The Long March of the Firsts
Choosing gratefulness over discontentment
Even with a few days left in March, it still feels like the longest month ever. Everyone is feeling the effects of the novel coronavirus pandemic, and for some folks this is the most disruptive thing they’ve ever lived through.
It’s sort of a strange thing for our family, because as real and as life-changing as this disruption is, it still pales in comparison to what we’ve been through the last four months in the wake of Parker’s passing.
I don’t say that to minimize what’s happening now in any way, only to say that everyone is processing it differently. We are being affected by this pandemic in a bunch of ways, just like you are as well, and thankfully the three of us are healthy and able to be together as we are holed up in our house right now.
On the one hand we’re trying not to get too antsy as we long for things to return to “normal,” but then we realize that for us, there is no new normal to get back to.
A couple of days after Parker died, I got some mail addressed to him from a local college. It was a glorified postcard, trying to get him to look into their school.
It was incredibly sad to hold that piece of mail. It was incredibly sad to perform the physical act of throwing it in the trash. But I had literally just buried my son a couple of days earlier. What else was I going to do? Save it?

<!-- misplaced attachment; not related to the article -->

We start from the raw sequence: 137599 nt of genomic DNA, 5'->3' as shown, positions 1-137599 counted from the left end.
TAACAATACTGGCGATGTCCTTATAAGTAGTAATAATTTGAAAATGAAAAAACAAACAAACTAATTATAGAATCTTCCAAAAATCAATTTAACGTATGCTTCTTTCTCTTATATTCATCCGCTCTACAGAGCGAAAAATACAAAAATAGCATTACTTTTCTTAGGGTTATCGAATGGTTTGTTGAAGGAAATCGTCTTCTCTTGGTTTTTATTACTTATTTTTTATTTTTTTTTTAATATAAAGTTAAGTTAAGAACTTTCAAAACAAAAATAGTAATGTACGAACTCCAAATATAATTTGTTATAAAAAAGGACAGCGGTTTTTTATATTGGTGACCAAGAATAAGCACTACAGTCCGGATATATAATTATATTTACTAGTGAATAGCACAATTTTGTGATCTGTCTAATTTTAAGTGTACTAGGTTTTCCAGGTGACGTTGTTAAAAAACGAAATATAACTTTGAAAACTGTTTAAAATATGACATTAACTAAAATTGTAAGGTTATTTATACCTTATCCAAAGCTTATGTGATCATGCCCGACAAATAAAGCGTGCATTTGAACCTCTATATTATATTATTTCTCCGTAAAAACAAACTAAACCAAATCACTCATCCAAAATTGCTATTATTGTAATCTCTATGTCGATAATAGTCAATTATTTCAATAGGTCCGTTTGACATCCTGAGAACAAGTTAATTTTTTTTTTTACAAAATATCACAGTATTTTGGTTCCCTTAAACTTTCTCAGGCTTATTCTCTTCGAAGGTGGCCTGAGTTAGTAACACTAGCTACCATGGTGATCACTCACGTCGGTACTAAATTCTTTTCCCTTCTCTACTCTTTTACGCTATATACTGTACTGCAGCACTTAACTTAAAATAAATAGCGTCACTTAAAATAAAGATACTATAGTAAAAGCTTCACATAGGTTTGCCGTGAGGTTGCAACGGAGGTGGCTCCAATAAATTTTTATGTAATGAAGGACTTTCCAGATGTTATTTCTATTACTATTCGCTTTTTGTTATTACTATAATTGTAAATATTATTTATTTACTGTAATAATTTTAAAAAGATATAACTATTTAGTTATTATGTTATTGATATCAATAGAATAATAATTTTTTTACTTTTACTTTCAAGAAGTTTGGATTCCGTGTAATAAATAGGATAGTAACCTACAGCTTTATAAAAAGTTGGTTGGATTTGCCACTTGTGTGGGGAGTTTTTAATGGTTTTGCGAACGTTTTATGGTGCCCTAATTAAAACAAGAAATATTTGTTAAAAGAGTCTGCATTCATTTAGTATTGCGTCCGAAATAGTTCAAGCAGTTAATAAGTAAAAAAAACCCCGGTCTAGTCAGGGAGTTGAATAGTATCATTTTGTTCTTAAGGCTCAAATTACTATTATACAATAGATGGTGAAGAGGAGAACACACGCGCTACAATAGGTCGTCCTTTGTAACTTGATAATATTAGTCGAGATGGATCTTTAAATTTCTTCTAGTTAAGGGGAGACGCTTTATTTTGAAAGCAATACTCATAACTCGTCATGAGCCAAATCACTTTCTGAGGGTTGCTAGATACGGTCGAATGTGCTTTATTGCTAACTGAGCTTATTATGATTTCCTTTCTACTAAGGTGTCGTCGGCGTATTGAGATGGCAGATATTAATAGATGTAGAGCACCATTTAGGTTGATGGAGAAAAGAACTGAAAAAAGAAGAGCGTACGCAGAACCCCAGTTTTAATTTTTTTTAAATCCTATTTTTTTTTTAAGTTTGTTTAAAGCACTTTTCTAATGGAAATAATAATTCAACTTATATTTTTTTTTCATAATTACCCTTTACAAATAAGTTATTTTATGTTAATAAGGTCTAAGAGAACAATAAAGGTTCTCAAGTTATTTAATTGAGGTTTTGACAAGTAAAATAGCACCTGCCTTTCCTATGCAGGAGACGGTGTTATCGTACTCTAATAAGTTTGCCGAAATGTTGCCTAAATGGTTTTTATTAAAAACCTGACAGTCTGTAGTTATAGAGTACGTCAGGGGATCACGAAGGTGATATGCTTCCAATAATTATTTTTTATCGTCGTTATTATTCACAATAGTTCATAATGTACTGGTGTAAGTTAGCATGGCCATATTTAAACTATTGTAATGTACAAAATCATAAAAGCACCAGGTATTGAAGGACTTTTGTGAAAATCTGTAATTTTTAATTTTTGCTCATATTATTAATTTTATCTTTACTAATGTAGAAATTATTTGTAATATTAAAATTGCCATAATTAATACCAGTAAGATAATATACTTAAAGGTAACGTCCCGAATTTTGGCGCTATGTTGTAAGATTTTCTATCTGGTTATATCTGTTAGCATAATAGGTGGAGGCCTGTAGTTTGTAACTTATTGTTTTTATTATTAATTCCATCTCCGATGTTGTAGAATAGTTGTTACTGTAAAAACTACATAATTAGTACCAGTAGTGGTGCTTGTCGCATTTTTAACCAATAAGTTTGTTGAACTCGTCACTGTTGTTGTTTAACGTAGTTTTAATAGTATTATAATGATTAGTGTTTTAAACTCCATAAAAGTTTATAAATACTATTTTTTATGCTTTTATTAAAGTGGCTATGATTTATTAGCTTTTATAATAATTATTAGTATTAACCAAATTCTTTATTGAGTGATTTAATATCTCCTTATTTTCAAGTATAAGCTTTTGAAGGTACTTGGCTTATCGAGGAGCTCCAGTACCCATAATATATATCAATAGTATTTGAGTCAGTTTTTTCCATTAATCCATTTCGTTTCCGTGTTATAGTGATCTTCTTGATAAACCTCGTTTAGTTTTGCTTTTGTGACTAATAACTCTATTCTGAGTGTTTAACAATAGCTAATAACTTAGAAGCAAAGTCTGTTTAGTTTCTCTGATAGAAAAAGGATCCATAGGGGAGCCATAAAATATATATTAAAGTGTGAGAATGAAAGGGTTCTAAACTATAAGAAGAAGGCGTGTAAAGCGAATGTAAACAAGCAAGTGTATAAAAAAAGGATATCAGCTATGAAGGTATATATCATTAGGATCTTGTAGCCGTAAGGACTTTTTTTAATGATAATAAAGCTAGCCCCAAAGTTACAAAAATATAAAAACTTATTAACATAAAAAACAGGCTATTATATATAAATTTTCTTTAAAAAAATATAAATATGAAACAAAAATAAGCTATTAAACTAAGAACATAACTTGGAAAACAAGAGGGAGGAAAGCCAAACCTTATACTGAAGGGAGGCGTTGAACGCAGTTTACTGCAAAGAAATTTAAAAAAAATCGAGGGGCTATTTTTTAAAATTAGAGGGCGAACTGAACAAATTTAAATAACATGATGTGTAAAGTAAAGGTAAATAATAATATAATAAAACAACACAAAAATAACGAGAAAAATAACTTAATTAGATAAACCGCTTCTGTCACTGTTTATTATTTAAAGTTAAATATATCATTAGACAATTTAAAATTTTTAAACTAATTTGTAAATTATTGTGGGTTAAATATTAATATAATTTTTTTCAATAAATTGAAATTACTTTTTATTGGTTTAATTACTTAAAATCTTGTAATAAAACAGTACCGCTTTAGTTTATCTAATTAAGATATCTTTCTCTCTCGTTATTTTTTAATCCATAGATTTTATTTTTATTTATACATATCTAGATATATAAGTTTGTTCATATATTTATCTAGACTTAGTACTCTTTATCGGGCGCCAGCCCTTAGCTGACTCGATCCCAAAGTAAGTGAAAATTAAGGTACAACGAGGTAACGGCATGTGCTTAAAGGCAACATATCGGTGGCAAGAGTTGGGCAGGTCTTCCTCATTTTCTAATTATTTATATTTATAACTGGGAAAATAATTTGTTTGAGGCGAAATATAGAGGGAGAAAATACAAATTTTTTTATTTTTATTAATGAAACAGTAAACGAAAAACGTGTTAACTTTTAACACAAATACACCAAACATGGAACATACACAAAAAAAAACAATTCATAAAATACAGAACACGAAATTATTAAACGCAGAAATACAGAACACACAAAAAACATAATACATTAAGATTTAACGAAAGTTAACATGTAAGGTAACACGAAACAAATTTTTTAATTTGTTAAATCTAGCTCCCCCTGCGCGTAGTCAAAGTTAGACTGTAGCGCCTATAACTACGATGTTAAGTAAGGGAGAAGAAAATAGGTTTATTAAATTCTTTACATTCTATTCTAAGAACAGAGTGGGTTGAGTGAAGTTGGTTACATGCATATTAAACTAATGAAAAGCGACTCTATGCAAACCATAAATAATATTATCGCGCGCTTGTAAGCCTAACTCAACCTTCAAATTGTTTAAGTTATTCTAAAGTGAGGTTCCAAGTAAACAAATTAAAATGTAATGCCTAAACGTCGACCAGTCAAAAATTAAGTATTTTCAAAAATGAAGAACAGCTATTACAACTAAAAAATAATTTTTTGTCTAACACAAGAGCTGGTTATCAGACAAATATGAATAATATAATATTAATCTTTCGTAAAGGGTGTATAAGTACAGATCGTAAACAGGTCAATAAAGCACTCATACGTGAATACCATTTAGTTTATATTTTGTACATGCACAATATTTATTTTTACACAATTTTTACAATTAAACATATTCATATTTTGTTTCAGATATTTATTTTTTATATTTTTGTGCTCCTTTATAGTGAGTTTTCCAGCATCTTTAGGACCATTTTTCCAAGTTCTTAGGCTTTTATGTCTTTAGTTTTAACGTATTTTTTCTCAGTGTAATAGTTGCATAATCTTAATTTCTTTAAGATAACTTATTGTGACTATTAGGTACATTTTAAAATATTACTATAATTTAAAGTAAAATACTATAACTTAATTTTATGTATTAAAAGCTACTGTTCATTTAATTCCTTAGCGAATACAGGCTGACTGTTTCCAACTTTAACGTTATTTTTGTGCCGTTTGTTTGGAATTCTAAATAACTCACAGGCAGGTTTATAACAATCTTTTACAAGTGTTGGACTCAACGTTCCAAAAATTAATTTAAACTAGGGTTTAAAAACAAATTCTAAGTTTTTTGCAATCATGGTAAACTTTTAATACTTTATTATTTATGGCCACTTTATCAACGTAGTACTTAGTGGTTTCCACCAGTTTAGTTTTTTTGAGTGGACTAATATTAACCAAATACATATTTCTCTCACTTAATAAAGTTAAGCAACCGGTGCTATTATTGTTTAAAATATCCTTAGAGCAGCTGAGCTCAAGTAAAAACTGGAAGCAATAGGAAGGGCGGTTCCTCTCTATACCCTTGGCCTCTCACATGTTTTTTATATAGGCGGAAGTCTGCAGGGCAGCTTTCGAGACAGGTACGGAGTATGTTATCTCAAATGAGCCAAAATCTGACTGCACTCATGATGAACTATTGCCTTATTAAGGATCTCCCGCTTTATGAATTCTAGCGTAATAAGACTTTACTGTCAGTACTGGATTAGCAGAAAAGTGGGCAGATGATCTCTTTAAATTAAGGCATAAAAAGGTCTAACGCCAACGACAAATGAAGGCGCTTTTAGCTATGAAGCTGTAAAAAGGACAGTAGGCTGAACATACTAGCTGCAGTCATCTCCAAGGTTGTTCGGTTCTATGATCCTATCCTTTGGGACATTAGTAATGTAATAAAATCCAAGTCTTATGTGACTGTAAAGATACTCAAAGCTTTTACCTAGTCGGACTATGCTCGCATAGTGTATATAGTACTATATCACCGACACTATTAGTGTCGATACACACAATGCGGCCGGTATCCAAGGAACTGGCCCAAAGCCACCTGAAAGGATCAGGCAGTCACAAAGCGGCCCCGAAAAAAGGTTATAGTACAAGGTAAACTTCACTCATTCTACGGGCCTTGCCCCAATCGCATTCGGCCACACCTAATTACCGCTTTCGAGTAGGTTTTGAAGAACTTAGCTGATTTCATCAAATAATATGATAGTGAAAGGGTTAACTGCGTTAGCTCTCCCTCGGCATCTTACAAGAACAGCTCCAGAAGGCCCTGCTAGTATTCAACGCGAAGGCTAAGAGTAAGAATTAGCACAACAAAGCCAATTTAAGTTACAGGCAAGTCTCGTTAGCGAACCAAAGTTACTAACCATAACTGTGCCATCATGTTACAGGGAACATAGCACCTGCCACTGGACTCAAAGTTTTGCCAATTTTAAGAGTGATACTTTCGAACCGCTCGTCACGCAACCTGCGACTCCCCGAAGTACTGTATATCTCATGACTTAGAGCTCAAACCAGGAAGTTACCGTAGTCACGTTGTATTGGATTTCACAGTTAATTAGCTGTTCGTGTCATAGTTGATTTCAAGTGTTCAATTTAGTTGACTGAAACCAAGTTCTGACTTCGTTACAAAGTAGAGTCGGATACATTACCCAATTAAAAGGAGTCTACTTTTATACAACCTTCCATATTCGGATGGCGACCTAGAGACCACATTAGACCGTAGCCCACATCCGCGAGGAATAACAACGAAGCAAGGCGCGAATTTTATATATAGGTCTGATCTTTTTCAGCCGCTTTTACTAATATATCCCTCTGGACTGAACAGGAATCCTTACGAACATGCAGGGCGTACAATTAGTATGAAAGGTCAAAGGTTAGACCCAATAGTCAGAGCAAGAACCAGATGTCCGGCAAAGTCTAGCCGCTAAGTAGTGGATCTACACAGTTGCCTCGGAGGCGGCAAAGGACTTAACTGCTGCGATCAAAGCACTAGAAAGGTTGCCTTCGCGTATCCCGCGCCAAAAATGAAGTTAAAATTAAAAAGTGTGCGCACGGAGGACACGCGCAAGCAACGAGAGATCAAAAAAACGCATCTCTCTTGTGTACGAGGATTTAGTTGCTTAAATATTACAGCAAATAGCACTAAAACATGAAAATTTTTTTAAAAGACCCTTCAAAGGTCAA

I had been preparing myself for some of the big “firsts” that we would encounter, but here was one I hadn’t thought of yet: the first time there would be mail in the mailbox addressed to him.
We knocked out a bunch of those big firsts in the first six weeks, including our first Thanksgiving, first Christmas, first New Year’s Day, first trip to his gravesite, and his first birthday in heaven.
But the little firsts were almost as tough because of how relentless they were:
First time eating out as a family of three, first time playing golf without him, first vacation, first family game night, first time I saw a Red Sox spring training game on tv and realized I could never play catch with him again, first time in the car as a family of three, first time someone asked us how many kids we have and we didn’t know exactly how to answer, first time back at Red Lobster (one of Parker’s favorites), first warm spring day that used to automatically make you feel hopeful and happy, first awesome golf highlight that made me want to yell for him in the other room to come watch with me, first time driving to church, and on and on and on.
I’m not belaboring the point for effect. All of these instances ARE the point.
When you suffer a loss like this, there are a thousand firsts you encounter. Some of them you see coming a mile away, some sneak up on you and are in your face before you ever knew they existed.
Each one hurts in its own way; a fresh reminder of what’s missing and what’s not right.
It’s not supposed to be this way for parents and siblings.
Firsts are something we’re supposed to celebrate.
First day home from the hospital, first time eating real food, first few steps, first tooth that comes in, first birthday, first day of school, first lost tooth, first baseball game, first growth spurt, first crush, first plane ride, and on and on.
We celebrated all of those firsts with Parker, like we did with Kylie before him.
That’s the natural order of life, but in an instant our script was flipped and instead of celebrating firsts, now we’re trying to survive them.
What’s more are all of the firsts we’ll never get to experience with him. High school graduation, full time job, marriage, fatherhood, and everything that we hoped and dreamed for him and that he wanted for himself.